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Miami-Dade County Adopts New Public-Private Partnerships Resolution

Yesterday, the Miami-Dade County Board of Commissioners adopted a resolution establishing a Public Private Partnership Program for the County.

Purpose and Policy of the P3 Resolution

The stated purpose and policy of the resolution very effectively summarizes the case for public-private partnerships.  The resolution explains that infrastructure “is a vital and foundational element in the future of Miami-Dade County,” but that the County’s infrastructure requires “significant and on-going improvements and upgrades” and “funding from traditional sources” for these important projects is “inconsistent and unpredictable, with demand for funding clearly exceeding the resources available.”   Accordingly, “it is in the best interest of the County to work collaboratively” with private investors and organizations to establish and implement alternative financing methods for appropriate projects.

The resolution was sponsored by recently elected Commissioner Juan Zapata, who explained at the June 13 meeting of the Economic Development and Port Miami Committee that the resolution is intended to align County P3 regulations with the newly adopted state statute and to create a roadmap to establish productive P3s in the County that are based upon the best practices implemented in other communities.  The Economic Development and Port Miami Committee agreed with these goals and unanimously recommended the resolution for adoption, with Commissioner Lynda Bell, the chair of the committee, offering to co-sponsor the resolution.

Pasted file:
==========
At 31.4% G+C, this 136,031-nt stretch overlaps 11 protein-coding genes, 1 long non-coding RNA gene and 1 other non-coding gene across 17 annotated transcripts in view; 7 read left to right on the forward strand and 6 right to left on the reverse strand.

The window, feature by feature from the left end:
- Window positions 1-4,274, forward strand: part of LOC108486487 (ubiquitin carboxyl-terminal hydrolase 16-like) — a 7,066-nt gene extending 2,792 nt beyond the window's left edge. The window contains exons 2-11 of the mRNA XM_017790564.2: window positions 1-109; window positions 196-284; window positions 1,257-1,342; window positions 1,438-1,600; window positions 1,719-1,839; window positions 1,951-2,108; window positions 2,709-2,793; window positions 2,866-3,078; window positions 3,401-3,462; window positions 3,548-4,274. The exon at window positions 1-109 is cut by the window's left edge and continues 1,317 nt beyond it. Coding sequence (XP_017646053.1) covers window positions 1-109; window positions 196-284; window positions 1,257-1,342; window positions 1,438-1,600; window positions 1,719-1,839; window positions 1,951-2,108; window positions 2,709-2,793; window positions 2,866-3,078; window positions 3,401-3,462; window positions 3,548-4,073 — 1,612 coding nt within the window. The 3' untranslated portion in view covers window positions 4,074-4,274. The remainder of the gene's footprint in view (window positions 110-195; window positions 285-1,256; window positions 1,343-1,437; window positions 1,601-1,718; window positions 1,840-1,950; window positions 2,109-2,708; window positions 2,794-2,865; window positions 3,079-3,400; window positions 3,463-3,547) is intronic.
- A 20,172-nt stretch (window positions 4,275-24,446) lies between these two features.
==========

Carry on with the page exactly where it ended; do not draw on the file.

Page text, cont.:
Facilitating P3s in Miami-Dade County

Pursuant to the new resolution, the Mayor is charged with creating a written P3 plan within 90 days of the effective date of the resolution.  The P3 plan will identify model PPPs throughout the County, best practices, County infrastructure projects that could benefit from PPPs, and proposed legislative changes to streamline the P3 process.  The plan will be submitted to the Infrastructure Committee for review and approval and, after the initial plan is approved, the plan will be updated and resubmitted to the Committee every six months.

The new County resolution, combined with the new state legislation, which was signed by Governor Rick Scott last Thursday, improves the legal climate for public-private partnerships in South Florida and throughout the state.